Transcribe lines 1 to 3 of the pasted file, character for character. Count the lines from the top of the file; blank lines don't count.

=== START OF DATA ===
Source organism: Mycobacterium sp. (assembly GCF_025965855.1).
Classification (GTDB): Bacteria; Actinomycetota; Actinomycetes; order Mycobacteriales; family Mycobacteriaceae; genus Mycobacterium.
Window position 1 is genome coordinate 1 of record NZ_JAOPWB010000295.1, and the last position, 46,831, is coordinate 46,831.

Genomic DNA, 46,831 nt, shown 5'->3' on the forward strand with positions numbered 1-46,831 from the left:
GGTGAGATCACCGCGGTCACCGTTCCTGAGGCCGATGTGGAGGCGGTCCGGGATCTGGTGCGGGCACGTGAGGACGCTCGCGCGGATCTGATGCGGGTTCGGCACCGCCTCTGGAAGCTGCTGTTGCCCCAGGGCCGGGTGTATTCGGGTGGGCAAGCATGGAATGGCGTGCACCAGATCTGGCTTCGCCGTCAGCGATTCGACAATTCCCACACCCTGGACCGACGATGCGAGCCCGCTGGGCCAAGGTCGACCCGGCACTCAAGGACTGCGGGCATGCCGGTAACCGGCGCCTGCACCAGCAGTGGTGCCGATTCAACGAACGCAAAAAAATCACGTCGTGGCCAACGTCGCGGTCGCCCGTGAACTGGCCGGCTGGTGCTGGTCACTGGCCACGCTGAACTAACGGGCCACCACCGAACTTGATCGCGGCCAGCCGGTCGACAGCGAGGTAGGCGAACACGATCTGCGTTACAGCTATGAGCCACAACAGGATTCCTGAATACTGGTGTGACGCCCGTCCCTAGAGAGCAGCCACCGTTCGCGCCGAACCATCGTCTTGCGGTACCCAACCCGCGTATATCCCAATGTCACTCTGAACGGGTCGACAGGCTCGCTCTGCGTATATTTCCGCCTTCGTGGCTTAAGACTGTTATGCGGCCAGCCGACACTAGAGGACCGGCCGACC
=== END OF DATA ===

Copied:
Source organism: Mycobacterium sp. (assembly GCF_025965855.1).
Classification (GTDB): Bacteria; Actinomycetota; Actinomycetes; order Mycobacteriales; family Mycobacteriaceae; genus Mycobacterium.
Window position 1 is genome coordinate 1 of record NZ_JAOPWB010000295.1, and the last position, 46,831, is coordinate 46,831.